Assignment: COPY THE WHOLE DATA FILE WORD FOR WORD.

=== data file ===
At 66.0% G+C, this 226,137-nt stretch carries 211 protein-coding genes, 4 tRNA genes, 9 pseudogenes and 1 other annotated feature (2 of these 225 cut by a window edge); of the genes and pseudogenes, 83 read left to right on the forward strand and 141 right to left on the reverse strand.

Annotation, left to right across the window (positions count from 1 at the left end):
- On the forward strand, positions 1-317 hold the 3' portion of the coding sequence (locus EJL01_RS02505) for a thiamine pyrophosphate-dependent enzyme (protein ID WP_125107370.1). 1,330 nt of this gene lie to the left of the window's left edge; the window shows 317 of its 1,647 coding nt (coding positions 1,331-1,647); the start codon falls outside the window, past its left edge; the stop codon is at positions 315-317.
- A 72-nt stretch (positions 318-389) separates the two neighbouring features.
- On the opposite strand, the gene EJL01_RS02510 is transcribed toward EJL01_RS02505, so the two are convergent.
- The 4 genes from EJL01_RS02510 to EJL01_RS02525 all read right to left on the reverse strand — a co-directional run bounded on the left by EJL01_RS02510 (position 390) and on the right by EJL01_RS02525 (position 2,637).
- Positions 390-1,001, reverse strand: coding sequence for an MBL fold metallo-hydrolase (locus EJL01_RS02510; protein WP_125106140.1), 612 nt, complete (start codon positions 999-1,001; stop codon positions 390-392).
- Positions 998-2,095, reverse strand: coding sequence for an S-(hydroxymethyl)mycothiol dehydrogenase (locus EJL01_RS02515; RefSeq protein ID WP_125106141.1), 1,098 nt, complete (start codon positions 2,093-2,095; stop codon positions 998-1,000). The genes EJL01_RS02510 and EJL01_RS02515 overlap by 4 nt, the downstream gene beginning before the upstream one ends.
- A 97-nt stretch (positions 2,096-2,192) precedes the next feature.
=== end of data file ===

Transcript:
At 66.0% G+C, this 226,137-nt stretch carries 211 protein-coding genes, 4 tRNA genes, 9 pseudogenes and 1 other annotated feature (2 of these 225 cut by a window edge); of the genes and pseudogenes, 83 read left to right on the forward strand and 141 right to left on the reverse strand.

Annotation, left to right across the window (positions count from 1 at the left end):
- On the forward strand, positions 1-317 hold the 3' portion of the coding sequence (locus EJL01_RS02505) for a thiamine pyrophosphate-dependent enzyme (protein ID WP_125107370.1). 1,330 nt of this gene lie to the left of the window's left edge; the window shows 317 of its 1,647 coding nt (coding positions 1,331-1,647); the start codon falls outside the window, past its left edge; the stop codon is at positions 315-317.
- A 72-nt stretch (positions 318-389) separates the two neighbouring features.
- On the opposite strand, the gene EJL01_RS02510 is transcribed toward EJL01_RS02505, so the two are convergent.
- The 4 genes from EJL01_RS02510 to EJL01_RS02525 all read right to left on the reverse strand — a co-directional run bounded on the left by EJL01_RS02510 (position 390) and on the right by EJL01_RS02525 (position 2,637).
- Positions 390-1,001, reverse strand: coding sequence for an MBL fold metallo-hydrolase (locus EJL01_RS02510; protein WP_125106140.1), 612 nt, complete (start codon positions 999-1,001; stop codon positions 390-392).
- Positions 998-2,095, reverse strand: coding sequence for an S-(hydroxymethyl)mycothiol dehydrogenase (locus EJL01_RS02515; RefSeq protein ID WP_125106141.1), 1,098 nt, complete (start codon positions 2,093-2,095; stop codon positions 998-1,000). The genes EJL01_RS02510 and EJL01_RS02515 overlap by 4 nt, the downstream gene beginning before the upstream one ends.
- A 97-nt stretch (positions 2,096-2,192) precedes the next feature.